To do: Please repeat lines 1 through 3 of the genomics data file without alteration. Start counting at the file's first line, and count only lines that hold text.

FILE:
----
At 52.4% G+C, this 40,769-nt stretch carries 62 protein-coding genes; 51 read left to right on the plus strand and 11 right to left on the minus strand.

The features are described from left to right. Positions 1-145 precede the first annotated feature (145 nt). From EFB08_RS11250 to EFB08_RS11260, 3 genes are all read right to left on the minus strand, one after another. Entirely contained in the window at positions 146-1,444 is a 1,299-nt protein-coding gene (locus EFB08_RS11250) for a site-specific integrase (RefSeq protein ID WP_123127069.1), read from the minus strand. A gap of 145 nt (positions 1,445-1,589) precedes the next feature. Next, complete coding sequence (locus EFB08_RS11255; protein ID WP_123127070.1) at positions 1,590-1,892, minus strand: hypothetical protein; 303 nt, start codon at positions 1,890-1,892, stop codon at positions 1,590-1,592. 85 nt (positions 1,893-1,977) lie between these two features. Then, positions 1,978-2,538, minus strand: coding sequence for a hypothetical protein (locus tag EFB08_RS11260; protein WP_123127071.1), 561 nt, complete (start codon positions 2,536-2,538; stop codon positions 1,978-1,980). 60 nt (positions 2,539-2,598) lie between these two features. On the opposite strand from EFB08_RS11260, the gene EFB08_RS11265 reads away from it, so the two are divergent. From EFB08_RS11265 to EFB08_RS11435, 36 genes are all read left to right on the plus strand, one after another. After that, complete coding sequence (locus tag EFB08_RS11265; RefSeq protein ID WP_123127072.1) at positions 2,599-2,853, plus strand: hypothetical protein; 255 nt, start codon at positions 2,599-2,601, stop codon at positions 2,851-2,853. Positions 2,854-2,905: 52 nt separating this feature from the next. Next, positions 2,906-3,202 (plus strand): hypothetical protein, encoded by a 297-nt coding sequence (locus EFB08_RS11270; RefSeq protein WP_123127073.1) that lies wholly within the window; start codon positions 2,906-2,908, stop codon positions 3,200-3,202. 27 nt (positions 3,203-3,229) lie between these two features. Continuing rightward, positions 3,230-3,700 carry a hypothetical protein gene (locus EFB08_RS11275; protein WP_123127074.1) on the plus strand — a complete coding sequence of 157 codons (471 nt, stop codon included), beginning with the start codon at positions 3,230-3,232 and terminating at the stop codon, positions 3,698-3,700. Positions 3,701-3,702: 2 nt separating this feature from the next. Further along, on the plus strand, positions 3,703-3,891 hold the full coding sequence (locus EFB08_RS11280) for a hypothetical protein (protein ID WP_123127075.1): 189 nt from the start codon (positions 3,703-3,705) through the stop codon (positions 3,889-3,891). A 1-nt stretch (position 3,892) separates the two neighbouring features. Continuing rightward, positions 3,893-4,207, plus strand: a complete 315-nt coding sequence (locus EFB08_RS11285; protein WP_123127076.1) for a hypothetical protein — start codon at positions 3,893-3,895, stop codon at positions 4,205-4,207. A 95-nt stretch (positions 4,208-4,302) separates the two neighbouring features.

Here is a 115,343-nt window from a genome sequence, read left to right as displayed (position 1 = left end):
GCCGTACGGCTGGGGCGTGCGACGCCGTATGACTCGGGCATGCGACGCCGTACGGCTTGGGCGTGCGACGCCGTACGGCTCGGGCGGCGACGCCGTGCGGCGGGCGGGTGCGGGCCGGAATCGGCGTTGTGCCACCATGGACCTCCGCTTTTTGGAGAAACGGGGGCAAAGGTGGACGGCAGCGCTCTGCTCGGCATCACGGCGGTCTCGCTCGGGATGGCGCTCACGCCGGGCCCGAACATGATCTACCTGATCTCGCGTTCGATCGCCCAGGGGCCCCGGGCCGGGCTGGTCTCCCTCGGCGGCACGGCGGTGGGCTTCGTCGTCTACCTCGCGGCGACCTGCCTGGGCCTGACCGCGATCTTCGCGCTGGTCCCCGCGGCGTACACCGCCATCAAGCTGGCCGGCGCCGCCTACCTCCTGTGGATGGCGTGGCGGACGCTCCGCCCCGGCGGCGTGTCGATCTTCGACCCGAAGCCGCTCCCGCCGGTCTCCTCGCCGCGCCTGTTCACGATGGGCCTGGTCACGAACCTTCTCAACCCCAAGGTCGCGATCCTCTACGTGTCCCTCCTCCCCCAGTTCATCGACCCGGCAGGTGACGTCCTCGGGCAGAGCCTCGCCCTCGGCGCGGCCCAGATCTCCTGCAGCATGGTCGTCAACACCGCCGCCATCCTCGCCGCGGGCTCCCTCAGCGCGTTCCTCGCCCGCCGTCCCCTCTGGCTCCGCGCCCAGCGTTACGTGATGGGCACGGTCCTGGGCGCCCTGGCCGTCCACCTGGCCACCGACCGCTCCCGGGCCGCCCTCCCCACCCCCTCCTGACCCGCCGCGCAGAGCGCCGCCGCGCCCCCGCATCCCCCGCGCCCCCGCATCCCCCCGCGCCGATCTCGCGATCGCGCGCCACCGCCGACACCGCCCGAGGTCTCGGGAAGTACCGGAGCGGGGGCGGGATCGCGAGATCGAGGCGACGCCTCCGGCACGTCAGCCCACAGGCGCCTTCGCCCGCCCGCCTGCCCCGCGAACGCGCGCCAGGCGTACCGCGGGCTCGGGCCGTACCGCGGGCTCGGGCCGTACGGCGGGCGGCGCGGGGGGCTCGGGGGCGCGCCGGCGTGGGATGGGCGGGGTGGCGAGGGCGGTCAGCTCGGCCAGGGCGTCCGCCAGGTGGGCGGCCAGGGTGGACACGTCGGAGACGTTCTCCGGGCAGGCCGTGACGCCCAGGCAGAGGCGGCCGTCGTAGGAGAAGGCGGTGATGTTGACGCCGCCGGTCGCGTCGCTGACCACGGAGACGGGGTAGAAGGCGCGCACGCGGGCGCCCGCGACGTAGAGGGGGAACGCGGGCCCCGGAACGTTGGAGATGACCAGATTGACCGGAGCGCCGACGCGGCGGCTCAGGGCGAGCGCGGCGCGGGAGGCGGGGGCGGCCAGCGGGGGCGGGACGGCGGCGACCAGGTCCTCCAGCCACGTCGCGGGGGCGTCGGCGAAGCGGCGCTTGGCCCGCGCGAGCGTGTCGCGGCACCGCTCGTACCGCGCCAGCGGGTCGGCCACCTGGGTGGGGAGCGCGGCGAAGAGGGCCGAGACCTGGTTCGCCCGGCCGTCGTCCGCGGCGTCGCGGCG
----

At 52.4% G+C, this 40,769-nt stretch carries 62 protein-coding genes; 51 read left to right on the plus strand and 11 right to left on the minus strand.

The features are described from left to right. Positions 1-145 precede the first annotated feature (145 nt). From EFB08_RS11250 to EFB08_RS11260, 3 genes are all read right to left on the minus strand, one after another. Entirely contained in the window at positions 146-1,444 is a 1,299-nt protein-coding gene (locus EFB08_RS11250) for a site-specific integrase (RefSeq protein ID WP_123127069.1), read from the minus strand. A gap of 145 nt (positions 1,445-1,589) precedes the next feature. Next, complete coding sequence (locus EFB08_RS11255; protein ID WP_123127070.1) at positions 1,590-1,892, minus strand: hypothetical protein; 303 nt, start codon at positions 1,890-1,892, stop codon at positions 1,590-1,592. 85 nt (positions 1,893-1,977) lie between these two features. Then, positions 1,978-2,538, minus strand: coding sequence for a hypothetical protein (locus tag EFB08_RS11260; protein WP_123127071.1), 561 nt, complete (start codon positions 2,536-2,538; stop codon positions 1,978-1,980). 60 nt (positions 2,539-2,598) lie between these two features. On the opposite strand from EFB08_RS11260, the gene EFB08_RS11265 reads away from it, so the two are divergent. From EFB08_RS11265 to EFB08_RS11435, 36 genes are all read left to right on the plus strand, one after another. After that, complete coding sequence (locus tag EFB08_RS11265; RefSeq protein ID WP_123127072.1) at positions 2,599-2,853, plus strand: hypothetical protein; 255 nt, start codon at positions 2,599-2,601, stop codon at positions 2,851-2,853. Positions 2,854-2,905: 52 nt separating this feature from the next. Next, positions 2,906-3,202 (plus strand): hypothetical protein, encoded by a 297-nt coding sequence (locus EFB08_RS11270; RefSeq protein WP_123127073.1) that lies wholly within the window; start codon positions 2,906-2,908, stop codon positions 3,200-3,202. 27 nt (positions 3,203-3,229) lie between these two features. Continuing rightward, positions 3,230-3,700 carry a hypothetical protein gene (locus EFB08_RS11275; protein WP_123127074.1) on the plus strand — a complete coding sequence of 157 codons (471 nt, stop codon included), beginning with the start codon at positions 3,230-3,232 and terminating at the stop codon, positions 3,698-3,700. Positions 3,701-3,702: 2 nt separating this feature from the next. Further along, on the plus strand, positions 3,703-3,891 hold the full coding sequence (locus EFB08_RS11280) for a hypothetical protein (protein ID WP_123127075.1): 189 nt from the start codon (positions 3,703-3,705) through the stop codon (positions 3,889-3,891). A 1-nt stretch (position 3,892) separates the two neighbouring features. Continuing rightward, positions 3,893-4,207, plus strand: a complete 315-nt coding sequence (locus EFB08_RS11285; protein WP_123127076.1) for a hypothetical protein — start codon at positions 3,893-3,895, stop codon at positions 4,205-4,207. A 95-nt stretch (positions 4,208-4,302) separates the two neighbouring features.

Here is a 115,343-nt window from a genome sequence, read left to right as displayed (position 1 = left end):